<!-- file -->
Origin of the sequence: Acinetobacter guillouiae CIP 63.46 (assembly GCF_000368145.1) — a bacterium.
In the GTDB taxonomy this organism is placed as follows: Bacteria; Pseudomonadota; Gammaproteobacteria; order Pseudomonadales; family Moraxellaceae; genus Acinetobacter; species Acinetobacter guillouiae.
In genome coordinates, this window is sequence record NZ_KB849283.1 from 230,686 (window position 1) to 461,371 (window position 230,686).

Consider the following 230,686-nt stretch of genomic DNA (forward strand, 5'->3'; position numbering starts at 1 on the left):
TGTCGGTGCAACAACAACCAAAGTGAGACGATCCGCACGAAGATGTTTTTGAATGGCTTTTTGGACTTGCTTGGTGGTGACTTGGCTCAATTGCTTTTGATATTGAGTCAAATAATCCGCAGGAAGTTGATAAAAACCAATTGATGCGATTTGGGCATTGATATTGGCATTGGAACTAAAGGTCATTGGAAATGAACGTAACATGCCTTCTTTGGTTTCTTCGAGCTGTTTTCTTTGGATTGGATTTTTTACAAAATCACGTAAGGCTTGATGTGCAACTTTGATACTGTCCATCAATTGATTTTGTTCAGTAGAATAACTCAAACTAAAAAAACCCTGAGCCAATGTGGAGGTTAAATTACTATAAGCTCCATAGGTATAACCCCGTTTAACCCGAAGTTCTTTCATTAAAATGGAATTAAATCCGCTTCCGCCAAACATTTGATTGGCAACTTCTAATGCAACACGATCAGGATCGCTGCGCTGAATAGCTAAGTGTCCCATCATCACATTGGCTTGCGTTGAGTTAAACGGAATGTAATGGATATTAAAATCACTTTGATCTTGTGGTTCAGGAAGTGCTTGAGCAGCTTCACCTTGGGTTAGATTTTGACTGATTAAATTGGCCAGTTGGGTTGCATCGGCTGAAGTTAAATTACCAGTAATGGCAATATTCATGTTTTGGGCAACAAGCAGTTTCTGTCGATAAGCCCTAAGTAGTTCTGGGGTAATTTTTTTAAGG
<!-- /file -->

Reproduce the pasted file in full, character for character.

Origin of the sequence: Acinetobacter guillouiae CIP 63.46 (assembly GCF_000368145.1) — a bacterium.
In the GTDB taxonomy this organism is placed as follows: Bacteria; Pseudomonadota; Gammaproteobacteria; order Pseudomonadales; family Moraxellaceae; genus Acinetobacter; species Acinetobacter guillouiae.
In genome coordinates, this window is sequence record NZ_KB849283.1 from 230,686 (window position 1) to 461,371 (window position 230,686).

Consider the following 230,686-nt stretch of genomic DNA (forward strand, 5'->3'; position numbering starts at 1 on the left):
TGTCGGTGCAACAACAACCAAAGTGAGACGATCCGCACGAAGATGTTTTTGAATGGCTTTTTGGACTTGCTTGGTGGTGACTTGGCTCAATTGCTTTTGATATTGAGTCAAATAATCCGCAGGAAGTTGATAAAAACCAATTGATGCGATTTGGGCATTGATATTGGCATTGGAACTAAAGGTCATTGGAAATGAACGTAACATGCCTTCTTTGGTTTCTTCGAGCTGTTTTCTTTGGATTGGATTTTTTACAAAATCACGTAAGGCTTGATGTGCAACTTTGATACTGTCCATCAATTGATTTTGTTCAGTAGAATAACTCAAACTAAAAAAACCCTGAGCCAATGTGGAGGTTAAATTACTATAAGCTCCATAGGTATAACCCCGTTTAACCCGAAGTTCTTTCATTAAAATGGAATTAAATCCGCTTCCGCCAAACATTTGATTGGCAACTTCTAATGCAACACGATCAGGATCGCTGCGCTGAATAGCTAAGTGTCCCATCATCACATTGGCTTGCGTTGAGTTAAACGGAATGTAATGGATATTAAAATCACTTTGATCTTGTGGTTCAGGAAGTGCTTGAGCAGCTTCACCTTGGGTTAGATTTTGACTGATTAAATTGGCCAGTTGGGTTGCATCGGCTGAAGTTAAATTACCAGTAATGGCAATATTCATGTTTTGGGCAACAAGCAGTTTCTGTCGATAAGCCCTAAGTAGTTCTGGGGTAATTTTTTTAAGG